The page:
The second part of Mormonism’s process of repentance that strikes many Christians is the requirement of full obedience.  “President Kimball said: ‘First, one repents.  Having gained that ground he then must live the commandments of the Lord to retain his vantage point.  This is necessary to secure complete forgiveness.”  (Gospel Principles, p. 11-112)  Again many Mormons insert the word “try’ – in “try to live the commandments”.  But that is not what it says.  Consistently it says obey the commandments.  In fact, I have read official statements which say to try is a statement of weakness. 

      I, for one, would despair if I believed that I would have to not only abandon sin but keep all the commandments in order to secure God’s forgiveness.  That is way, way, way, beyond my capability.  That is why I am so glad that this is not what biblical repentance is.  I am so glad that true repentance is abandoning not sin but all thoughts that I can do something like that and instead placing all trust in what Jesus has done.  Because of Jesus, I am truly blessed as a repentant, forgiven man.

11
Sep
10

COMMANDMENTS: RUNGS ON THE LADDER TO HEAVEN?

     Mormonism teaches that keeping God’s commandments are vital to salvation.  Joseph Smith said, “To get salvation, we must not only do some things, but everything which God has commanded.”  (Teachings of Presidents of the Church – Joseph Smith, p. 161)  Members of the LDS church regularly point to all the commandments in the Bible as proof of this.  They scoff at the idea that salvation is through faith alone.  One of the men whom they look upon as a living prophet wrote:  “One of the most fallacious doctrines originated by Satan and propounded by man is that man is saved alone by the grace of God; that belief in Jesus Christ alone is all that is needed for salvation.”  (Spencer W. Kimball)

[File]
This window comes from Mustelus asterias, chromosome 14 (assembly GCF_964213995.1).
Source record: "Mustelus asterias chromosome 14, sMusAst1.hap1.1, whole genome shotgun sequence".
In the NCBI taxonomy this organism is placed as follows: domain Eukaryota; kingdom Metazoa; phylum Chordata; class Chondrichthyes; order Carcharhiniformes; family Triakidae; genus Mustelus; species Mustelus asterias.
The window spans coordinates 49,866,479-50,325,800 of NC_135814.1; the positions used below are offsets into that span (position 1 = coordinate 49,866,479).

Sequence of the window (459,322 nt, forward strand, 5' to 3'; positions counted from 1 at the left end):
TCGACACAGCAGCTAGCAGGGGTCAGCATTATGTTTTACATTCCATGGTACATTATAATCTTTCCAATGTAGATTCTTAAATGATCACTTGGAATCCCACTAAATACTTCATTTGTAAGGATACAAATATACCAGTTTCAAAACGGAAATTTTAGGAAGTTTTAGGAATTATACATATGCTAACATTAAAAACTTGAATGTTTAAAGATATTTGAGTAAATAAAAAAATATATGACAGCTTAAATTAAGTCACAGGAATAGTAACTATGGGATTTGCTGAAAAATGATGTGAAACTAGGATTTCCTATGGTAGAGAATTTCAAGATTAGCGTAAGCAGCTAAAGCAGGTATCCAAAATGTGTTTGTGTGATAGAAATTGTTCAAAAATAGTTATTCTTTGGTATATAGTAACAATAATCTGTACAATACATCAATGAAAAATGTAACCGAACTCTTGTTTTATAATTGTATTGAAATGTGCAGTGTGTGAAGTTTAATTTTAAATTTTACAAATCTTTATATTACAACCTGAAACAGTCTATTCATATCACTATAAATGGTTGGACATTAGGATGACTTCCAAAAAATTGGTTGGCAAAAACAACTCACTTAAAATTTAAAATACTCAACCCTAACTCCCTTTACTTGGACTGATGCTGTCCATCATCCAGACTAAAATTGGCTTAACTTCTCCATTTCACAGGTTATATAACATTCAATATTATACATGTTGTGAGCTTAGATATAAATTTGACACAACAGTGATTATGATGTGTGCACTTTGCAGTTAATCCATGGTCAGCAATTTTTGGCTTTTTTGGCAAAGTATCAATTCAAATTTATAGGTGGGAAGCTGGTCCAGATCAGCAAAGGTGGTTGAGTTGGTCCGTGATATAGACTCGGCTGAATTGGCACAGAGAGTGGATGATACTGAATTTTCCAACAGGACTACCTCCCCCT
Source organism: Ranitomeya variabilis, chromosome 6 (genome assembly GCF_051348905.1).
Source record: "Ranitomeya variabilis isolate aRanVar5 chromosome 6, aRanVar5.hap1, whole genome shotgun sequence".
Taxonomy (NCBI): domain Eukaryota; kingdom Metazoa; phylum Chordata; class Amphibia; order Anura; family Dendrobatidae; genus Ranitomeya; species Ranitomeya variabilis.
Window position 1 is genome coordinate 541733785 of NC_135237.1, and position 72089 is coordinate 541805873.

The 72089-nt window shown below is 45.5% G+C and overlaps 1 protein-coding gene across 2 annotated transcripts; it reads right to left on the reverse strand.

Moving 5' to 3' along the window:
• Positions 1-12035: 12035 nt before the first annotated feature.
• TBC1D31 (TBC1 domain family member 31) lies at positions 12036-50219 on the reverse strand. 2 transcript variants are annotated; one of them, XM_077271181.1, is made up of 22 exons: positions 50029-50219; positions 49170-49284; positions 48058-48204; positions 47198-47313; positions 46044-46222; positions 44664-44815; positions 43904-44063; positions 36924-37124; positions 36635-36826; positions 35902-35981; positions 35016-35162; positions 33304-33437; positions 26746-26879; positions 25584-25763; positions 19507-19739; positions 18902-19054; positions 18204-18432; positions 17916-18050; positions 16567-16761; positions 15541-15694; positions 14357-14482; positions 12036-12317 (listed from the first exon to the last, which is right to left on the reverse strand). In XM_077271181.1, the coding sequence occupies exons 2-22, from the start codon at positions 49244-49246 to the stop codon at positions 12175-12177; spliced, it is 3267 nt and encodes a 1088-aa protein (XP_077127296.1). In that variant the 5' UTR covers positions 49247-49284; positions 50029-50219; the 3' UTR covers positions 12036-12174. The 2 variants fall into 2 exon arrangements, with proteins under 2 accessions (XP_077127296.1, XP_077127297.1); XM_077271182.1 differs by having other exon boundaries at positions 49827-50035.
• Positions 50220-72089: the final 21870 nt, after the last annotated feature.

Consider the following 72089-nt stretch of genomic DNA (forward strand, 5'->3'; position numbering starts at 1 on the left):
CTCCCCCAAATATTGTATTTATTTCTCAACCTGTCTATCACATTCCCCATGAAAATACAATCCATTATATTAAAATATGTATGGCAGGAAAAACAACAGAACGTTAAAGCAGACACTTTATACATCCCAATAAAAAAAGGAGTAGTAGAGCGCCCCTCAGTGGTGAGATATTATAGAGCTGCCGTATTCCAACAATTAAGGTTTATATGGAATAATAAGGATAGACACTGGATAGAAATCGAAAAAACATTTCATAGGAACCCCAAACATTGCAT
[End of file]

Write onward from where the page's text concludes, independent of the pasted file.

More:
There is no denying that the Bible is full of commands.  The question is:  what is the purpose of those commands?  Did God give us commands so that by obeying them we could obtain salvation?  This is a possibility the Bible discusses.  “For Moses describeth the righteousness which is of the law, That the man which doeth those things shall live by them.”  (Romans 10:5)  The key word is “doeth”.   The righteousness of the law is a righteousness obtained by doing, keeping, obeying.

     But here comes the rub.  According to the Bible, it’s all or nothing.  It’s not trying your best – it’s not progressing – it’s doing everything all the time.  “For whoever shall keep the whole law, and yet offend in one point, is guilty of all.”  (James 2:10)  And this is something the Bible says no one can do.   So much so that all who are trying to do that are under God’s curse and not his blessing.  “For as many as are of the works of the law are under the curse, for it is written, Cursed is every one that continueth not in all things which are written in the book of the law to do them.”  (Galatians 3:10)   Note that a person has to continue to do all things in the law if they don’t want to be under God’s curse.  Stumbling at just one point, breaking one commandment, makes people guilty.

     That was the point Jesus was making with the rich young man.  Notice what the young man asks Jesus.  “Good Master, what good thing shall I do, that I may have eternal life?”  (Matthew 19:16)  He asks what he must do.  That’s how Jesus answered him.  “If thou wilt be perfect, go and sell that thou hast, and give it to the poor, and thou shalt have treasure in heaven: and come and follow me.”  (v. 21)  In other words, Jesus says, if you want to base your eternal life on what you do, you need to do everything.